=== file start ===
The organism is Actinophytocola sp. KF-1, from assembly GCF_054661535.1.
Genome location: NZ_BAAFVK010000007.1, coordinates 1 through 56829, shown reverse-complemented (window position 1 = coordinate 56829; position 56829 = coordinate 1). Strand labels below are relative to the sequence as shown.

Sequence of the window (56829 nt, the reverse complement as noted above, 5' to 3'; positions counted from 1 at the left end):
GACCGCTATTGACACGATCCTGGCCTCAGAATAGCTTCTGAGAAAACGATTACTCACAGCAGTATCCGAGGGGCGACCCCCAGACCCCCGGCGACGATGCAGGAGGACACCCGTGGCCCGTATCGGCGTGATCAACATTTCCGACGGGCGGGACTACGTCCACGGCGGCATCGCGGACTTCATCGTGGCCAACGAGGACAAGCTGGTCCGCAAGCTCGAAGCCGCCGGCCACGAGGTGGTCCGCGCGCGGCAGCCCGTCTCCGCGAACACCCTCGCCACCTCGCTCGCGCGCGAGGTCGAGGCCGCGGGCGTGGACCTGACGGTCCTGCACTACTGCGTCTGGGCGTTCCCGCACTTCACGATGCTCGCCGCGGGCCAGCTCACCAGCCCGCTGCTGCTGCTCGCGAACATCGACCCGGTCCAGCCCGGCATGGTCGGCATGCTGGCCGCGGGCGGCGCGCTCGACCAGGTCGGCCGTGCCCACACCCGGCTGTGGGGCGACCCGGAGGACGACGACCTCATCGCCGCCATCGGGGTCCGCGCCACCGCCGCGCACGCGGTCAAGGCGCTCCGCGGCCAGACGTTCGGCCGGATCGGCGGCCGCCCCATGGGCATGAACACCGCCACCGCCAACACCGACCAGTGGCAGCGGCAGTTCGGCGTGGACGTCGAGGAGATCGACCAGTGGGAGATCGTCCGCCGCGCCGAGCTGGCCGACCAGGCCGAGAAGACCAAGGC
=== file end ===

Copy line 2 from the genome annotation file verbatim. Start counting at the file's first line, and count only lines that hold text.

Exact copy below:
Genome location: NZ_BAAFVK010000007.1, coordinates 1 through 56829, shown reverse-complemented (window position 1 = coordinate 56829; position 56829 = coordinate 1). Strand labels below are relative to the sequence as shown.